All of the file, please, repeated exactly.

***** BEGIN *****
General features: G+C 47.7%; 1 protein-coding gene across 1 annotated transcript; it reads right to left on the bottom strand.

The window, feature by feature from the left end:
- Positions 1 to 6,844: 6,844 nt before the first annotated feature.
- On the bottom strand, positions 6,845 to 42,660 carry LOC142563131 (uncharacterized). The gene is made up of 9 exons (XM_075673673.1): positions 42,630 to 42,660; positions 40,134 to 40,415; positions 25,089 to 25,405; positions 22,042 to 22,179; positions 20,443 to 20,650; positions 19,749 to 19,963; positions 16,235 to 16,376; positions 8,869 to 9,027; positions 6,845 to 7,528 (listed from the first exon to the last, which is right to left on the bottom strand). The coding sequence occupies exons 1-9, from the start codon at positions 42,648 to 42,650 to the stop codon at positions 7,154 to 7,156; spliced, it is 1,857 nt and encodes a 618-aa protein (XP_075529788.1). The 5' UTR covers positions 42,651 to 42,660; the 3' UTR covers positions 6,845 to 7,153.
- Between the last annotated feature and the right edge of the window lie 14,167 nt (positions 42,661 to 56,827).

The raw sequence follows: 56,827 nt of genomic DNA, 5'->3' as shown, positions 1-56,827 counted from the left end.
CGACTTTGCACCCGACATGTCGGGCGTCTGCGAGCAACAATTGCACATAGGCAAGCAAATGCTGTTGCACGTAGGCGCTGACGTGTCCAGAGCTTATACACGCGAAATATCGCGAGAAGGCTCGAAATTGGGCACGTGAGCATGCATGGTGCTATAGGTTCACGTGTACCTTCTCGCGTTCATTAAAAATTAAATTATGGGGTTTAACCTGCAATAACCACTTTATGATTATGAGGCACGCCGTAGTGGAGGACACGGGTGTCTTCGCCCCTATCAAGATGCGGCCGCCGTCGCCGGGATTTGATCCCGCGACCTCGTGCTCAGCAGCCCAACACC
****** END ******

General features: G+C 47.7%; 1 protein-coding gene across 1 annotated transcript; it reads right to left on the bottom strand.

The window, feature by feature from the left end:
- Positions 1 to 6,844: 6,844 nt before the first annotated feature.
- On the bottom strand, positions 6,845 to 42,660 carry LOC142563131 (uncharacterized). The gene is made up of 9 exons (XM_075673673.1): positions 42,630 to 42,660; positions 40,134 to 40,415; positions 25,089 to 25,405; positions 22,042 to 22,179; positions 20,443 to 20,650; positions 19,749 to 19,963; positions 16,235 to 16,376; positions 8,869 to 9,027; positions 6,845 to 7,528 (listed from the first exon to the last, which is right to left on the bottom strand). The coding sequence occupies exons 1-9, from the start codon at positions 42,648 to 42,650 to the stop codon at positions 7,154 to 7,156; spliced, it is 1,857 nt and encodes a 618-aa protein (XP_075529788.1). The 5' UTR covers positions 42,651 to 42,660; the 3' UTR covers positions 6,845 to 7,153.
- Between the last annotated feature and the right edge of the window lie 14,167 nt (positions 42,661 to 56,827).

The raw sequence follows: 56,827 nt of genomic DNA, 5'->3' as shown, positions 1-56,827 counted from the left end.
CGACTTTGCACCCGACATGTCGGGCGTCTGCGAGCAACAATTGCACATAGGCAAGCAAATGCTGTTGCACGTAGGCGCTGACGTGTCCAGAGCTTATACACGCGAAATATCGCGAGAAGGCTCGAAATTGGGCACGTGAGCATGCATGGTGCTATAGGTTCACGTGTACCTTCTCGCGTTCATTAAAAATTAAATTATGGGGTTTAACCTGCAATAACCACTTTATGATTATGAGGCACGCCGTAGTGGAGGACACGGGTGTCTTCGCCCCTATCAAGATGCGGCCGCCGTCGCCGGGATTTGATCCCGCGACCTCGTGCTCAGCAGCCCAACACC